The chairs are comfortable, high-tech, crisscrossed by webbing, which likely means expensive-they're similar to the Herman Miller Aeron chair. The chair choice suggests we will be here for a while. We are instructed by the judge to not discuss the case with anyone before its conclusion, which should be in a few days. Fact: the defendant, Michael Antwone Jordan (MAJ), is charged with two counts of the esoteric charge "uttering and publishing." We on the jury are specifically asked not to research anything possibly relating to the case (no Google, we're told), so we are not subject to outside influence or information. All of what we are allowed to know and act on is to be parsed by the attorneys and the judge.
We are instructed (and later research bears this out) that the charge uttering and publishing means the defendant is alleged to have created and presented a false document as real (in this case: two checks, hence two counts). MAJ is alleged to have stolen or otherwise acquired two paychecks not made out to him, and (uttering) forged the payee's signature, then adding Pay To Michael Antwone Jordan. He then (publishing) signed for them and deposited the checks in his bank account. There are other terms for this, I think: Forgery. Plagiarism. Mail or other fraud. Theft. I look at him. He does not look back.
Fact, verifiable according to the Detroit Free Press ("2 Youths Accused of Computer Fraud: Teens Broke Secrets of 2 Firms, Police Say") and the public record: Ander Monson was prosecuted in 1993 for seven counts of felony credit card fraud. He was a minor when arrested, so technically he doesn't have to admit to this conviction on job applications and such, or as part of the voir dire process (which, in this context, is the examination of the jury by the judge and trial lawyers to determine if prospective jurors are competent, and if they have any unwelcome biases toward the matter under consideration). Or at least he is not sure that he is not required to disclose this. The jury clerk, Mrs. Greta Van Timmeren, told the group downstairs that if they weren't sure, they should always disclose. He is therefore fairly sure, but to be positive he would have to ask a lawyer (not one of these lawyers). Fact: Ander Monson chooses not to disclose his criminal past. Supposition: Ander Monson wants to be on this jury. Supposition: Ander Monson's nondisclosure of this initial fact might come back to haunt him. Fact: Ander Monson does not appear to care.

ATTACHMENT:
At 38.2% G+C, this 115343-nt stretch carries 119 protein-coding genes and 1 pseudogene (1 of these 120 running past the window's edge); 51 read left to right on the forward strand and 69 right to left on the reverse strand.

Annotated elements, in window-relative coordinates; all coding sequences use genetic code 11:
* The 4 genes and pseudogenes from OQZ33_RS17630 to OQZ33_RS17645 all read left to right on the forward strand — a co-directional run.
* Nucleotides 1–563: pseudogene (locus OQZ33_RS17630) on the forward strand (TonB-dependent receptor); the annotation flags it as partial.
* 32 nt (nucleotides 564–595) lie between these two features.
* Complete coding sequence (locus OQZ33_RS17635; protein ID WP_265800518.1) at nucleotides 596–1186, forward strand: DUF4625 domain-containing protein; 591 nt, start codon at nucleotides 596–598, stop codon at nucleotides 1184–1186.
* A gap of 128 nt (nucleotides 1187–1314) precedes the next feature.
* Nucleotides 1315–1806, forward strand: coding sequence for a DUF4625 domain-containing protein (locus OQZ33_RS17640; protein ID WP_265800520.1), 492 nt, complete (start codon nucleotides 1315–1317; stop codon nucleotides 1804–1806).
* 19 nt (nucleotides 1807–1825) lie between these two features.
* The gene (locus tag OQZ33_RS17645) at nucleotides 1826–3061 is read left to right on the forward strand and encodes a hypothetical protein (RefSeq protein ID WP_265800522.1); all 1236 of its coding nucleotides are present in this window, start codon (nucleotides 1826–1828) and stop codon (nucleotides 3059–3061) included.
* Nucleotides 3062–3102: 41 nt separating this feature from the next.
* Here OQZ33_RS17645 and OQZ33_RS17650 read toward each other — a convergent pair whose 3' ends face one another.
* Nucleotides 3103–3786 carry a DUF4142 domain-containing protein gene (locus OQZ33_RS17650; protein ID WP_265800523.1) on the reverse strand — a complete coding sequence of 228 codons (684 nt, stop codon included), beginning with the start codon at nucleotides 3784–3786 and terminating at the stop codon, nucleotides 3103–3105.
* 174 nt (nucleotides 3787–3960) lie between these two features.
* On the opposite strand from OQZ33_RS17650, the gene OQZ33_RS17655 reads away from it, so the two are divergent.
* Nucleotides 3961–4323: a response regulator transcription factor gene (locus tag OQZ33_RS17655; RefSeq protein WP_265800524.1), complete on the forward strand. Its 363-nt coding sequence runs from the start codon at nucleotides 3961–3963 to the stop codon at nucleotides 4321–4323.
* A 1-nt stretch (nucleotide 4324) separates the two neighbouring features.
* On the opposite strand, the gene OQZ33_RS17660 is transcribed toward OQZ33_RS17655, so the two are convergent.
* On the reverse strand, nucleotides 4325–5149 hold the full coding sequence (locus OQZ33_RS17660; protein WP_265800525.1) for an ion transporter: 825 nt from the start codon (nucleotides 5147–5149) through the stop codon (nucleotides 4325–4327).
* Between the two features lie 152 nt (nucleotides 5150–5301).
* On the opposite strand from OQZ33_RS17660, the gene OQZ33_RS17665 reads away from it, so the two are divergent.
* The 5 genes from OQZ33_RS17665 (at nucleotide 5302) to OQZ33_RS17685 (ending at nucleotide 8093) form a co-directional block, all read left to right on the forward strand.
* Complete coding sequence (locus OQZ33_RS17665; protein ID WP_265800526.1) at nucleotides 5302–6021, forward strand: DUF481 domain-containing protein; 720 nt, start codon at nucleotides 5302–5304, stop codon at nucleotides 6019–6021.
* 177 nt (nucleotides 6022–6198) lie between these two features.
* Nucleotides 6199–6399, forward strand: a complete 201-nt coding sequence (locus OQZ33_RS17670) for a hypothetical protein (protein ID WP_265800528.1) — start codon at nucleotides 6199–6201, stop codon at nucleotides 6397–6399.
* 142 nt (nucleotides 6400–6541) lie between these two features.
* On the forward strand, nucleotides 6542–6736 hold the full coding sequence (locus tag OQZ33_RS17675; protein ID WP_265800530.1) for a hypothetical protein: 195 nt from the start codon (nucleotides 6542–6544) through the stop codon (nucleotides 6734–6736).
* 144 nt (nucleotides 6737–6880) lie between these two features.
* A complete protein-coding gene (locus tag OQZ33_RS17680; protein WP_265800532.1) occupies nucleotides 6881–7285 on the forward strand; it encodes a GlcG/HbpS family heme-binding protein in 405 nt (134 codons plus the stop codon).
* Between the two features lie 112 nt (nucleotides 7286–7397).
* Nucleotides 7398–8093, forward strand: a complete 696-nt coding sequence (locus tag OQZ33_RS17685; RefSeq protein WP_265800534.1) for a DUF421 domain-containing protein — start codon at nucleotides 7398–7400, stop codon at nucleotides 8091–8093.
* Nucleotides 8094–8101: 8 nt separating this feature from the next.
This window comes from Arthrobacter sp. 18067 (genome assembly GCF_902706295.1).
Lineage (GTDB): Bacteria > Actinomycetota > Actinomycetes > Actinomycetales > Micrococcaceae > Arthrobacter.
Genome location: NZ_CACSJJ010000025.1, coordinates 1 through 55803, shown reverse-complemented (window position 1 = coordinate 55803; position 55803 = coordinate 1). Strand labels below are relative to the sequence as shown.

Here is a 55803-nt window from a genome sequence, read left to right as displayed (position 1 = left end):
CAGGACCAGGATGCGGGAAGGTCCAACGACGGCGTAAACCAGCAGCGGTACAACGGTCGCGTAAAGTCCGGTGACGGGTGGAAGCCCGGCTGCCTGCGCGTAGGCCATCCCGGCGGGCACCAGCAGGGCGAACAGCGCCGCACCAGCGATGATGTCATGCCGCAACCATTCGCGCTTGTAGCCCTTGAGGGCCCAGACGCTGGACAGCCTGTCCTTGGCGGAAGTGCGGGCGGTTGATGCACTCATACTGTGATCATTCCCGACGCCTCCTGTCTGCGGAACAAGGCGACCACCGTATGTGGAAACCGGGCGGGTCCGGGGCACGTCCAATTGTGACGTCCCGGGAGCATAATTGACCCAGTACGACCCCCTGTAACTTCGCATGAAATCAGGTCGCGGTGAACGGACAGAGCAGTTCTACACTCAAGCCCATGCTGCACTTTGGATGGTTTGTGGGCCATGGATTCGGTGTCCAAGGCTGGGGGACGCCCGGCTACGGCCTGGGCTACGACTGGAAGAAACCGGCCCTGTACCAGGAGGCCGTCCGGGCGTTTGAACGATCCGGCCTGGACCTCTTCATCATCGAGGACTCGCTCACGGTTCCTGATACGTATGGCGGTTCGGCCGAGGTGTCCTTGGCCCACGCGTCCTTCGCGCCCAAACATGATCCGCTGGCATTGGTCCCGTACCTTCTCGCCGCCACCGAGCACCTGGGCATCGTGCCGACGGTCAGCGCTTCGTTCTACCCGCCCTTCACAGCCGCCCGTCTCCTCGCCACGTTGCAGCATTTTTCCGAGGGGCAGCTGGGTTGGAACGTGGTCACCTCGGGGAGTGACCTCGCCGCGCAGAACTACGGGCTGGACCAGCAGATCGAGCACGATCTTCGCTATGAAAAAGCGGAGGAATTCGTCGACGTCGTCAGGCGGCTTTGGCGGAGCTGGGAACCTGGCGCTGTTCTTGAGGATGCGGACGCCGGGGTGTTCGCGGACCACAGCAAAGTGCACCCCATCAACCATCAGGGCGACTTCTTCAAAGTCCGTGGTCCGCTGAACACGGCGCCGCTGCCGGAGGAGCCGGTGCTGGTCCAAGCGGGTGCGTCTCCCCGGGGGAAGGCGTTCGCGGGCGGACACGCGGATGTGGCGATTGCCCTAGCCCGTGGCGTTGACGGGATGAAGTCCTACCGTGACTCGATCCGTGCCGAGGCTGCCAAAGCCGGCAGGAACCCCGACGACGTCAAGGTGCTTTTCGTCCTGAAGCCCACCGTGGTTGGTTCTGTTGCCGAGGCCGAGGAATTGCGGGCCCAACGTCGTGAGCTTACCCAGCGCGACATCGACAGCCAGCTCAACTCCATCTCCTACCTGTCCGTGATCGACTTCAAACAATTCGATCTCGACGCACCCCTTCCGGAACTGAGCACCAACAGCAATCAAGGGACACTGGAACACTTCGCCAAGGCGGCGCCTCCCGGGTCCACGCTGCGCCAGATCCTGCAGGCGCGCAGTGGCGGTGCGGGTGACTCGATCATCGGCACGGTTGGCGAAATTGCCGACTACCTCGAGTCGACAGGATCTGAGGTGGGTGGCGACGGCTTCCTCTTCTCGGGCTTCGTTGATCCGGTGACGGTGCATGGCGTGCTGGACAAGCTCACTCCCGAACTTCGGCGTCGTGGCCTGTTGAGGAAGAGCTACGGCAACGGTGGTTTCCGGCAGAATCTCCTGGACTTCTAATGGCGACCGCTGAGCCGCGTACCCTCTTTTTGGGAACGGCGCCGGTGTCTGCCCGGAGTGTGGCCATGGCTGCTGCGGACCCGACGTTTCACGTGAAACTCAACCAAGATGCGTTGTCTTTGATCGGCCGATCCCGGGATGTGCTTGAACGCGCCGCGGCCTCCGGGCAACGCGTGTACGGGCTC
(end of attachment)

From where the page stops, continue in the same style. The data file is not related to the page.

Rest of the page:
Fact: Several of the details in the Free Press story are false (my online identity was not, in fact, "the Black Wizard"), but are presented as utter journalistic truth. One wonders about the quality of their fact-checking. Here is a great line about hacker culture from the article: "Monson is pretty much a loner ... black kids, white kids, Asians-there is one thing they have in common: they are intelligent, bright kids who just don't know what to do with their strengths."